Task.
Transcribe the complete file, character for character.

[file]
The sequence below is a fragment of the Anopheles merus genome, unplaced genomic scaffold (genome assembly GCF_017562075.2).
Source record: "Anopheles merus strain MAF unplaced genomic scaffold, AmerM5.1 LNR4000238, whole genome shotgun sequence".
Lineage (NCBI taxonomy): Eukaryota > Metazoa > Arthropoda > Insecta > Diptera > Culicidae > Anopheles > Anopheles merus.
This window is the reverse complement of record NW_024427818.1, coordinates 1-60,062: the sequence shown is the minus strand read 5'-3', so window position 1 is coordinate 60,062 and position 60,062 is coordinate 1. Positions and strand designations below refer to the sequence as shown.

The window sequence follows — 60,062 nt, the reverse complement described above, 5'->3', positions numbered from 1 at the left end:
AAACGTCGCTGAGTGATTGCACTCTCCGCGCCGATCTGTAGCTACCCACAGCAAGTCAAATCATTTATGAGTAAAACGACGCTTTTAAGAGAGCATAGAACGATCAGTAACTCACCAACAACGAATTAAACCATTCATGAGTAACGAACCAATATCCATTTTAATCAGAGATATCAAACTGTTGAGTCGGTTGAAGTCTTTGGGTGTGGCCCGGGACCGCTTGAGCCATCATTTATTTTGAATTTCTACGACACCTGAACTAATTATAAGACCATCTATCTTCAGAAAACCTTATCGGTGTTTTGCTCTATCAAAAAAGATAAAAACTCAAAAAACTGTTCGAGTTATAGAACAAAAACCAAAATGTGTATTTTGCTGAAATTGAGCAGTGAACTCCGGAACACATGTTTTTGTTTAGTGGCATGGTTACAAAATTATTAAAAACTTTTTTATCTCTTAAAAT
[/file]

The sequence below is a fragment of the Anopheles merus genome, unplaced genomic scaffold (genome assembly GCF_017562075.2).
Source record: "Anopheles merus strain MAF unplaced genomic scaffold, AmerM5.1 LNR4000238, whole genome shotgun sequence".
Lineage (NCBI taxonomy): Eukaryota > Metazoa > Arthropoda > Insecta > Diptera > Culicidae > Anopheles > Anopheles merus.
This window is the reverse complement of record NW_024427818.1, coordinates 1-60,062: the sequence shown is the minus strand read 5'-3', so window position 1 is coordinate 60,062 and position 60,062 is coordinate 1. Positions and strand designations below refer to the sequence as shown.

The window sequence follows — 60,062 nt, the reverse complement described above, 5'->3', positions numbered from 1 at the left end:
AAACGTCGCTGAGTGATTGCACTCTCCGCGCCGATCTGTAGCTACCCACAGCAAGTCAAATCATTTATGAGTAAAACGACGCTTTTAAGAGAGCATAGAACGATCAGTAACTCACCAACAACGAATTAAACCATTCATGAGTAACGAACCAATATCCATTTTAATCAGAGATATCAAACTGTTGAGTCGGTTGAAGTCTTTGGGTGTGGCCCGGGACCGCTTGAGCCATCATTTATTTTGAATTTCTACGACACCTGAACTAATTATAAGACCATCTATCTTCAGAAAACCTTATCGGTGTTTTGCTCTATCAAAAAAGATAAAAACTCAAAAAACTGTTCGAGTTATAGAACAAAAACCAAAATGTGTATTTTGCTGAAATTGAGCAGTGAACTCCGGAACACATGTTTTTGTTTAGTGGCATGGTTACAAAATTATTAAAAACTTTTTTATCTCTTAAAAT